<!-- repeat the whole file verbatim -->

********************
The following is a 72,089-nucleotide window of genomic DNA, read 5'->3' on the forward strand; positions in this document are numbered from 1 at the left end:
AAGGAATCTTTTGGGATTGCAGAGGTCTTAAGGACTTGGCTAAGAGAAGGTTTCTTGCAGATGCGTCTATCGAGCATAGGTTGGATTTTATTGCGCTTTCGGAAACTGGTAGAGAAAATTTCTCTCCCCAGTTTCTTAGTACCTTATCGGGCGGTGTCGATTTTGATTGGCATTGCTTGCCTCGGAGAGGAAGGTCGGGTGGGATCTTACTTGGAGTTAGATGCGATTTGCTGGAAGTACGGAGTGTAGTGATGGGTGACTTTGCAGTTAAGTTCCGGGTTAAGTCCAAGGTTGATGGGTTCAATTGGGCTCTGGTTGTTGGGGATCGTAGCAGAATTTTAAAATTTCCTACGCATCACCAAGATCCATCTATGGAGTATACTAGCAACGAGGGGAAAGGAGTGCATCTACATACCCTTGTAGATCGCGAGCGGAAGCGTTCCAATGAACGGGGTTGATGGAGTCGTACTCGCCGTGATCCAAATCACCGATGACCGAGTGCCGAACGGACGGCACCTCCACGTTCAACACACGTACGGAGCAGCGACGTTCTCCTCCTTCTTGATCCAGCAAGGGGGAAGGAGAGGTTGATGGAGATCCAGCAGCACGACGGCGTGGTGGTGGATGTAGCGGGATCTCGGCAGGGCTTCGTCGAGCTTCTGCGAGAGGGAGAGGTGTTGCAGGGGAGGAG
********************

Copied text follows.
The following is a 72,089-nucleotide window of genomic DNA, read 5'->3' on the forward strand; positions in this document are numbered from 1 at the left end:
AAGGAATCTTTTGGGATTGCAGAGGTCTTAAGGACTTGGCTAAGAGAAGGTTTCTTGCAGATGCGTCTATCGAGCATAGGTTGGATTTTATTGCGCTTTCGGAAACTGGTAGAGAAAATTTCTCTCCCCAGTTTCTTAGTACCTTATCGGGCGGTGTCGATTTTGATTGGCATTGCTTGCCTCGGAGAGGAAGGTCGGGTGGGATCTTACTTGGAGTTAGATGCGATTTGCTGGAAGTACGGAGTGTAGTGATGGGTGACTTTGCAGTTAAGTTCCGGGTTAAGTCCAAGGTTGATGGGTTCAATTGGGCTCTGGTTGTTGGGGATCGTAGCAGAATTTTAAAATTTCCTACGCATCACCAAGATCCATCTATGGAGTATACTAGCAACGAGGGGAAAGGAGTGCATCTACATACCCTTGTAGATCGCGAGCGGAAGCGTTCCAATGAACGGGGTTGATGGAGTCGTACTCGCCGTGATCCAAATCACCGATGACCGAGTGCCGAACGGACGGCACCTCCACGTTCAACACACGTACGGAGCAGCGACGTTCTCCTCCTTCTTGATCCAGCAAGGGGGAAGGAGAGGTTGATGGAGATCCAGCAGCACGACGGCGTGGTGGTGGATGTAGCGGGATCTCGGCAGGGCTTCGTCGAGCTTCTGCGAGAGGGAGAGGTGTTGCAGGGGAGGAG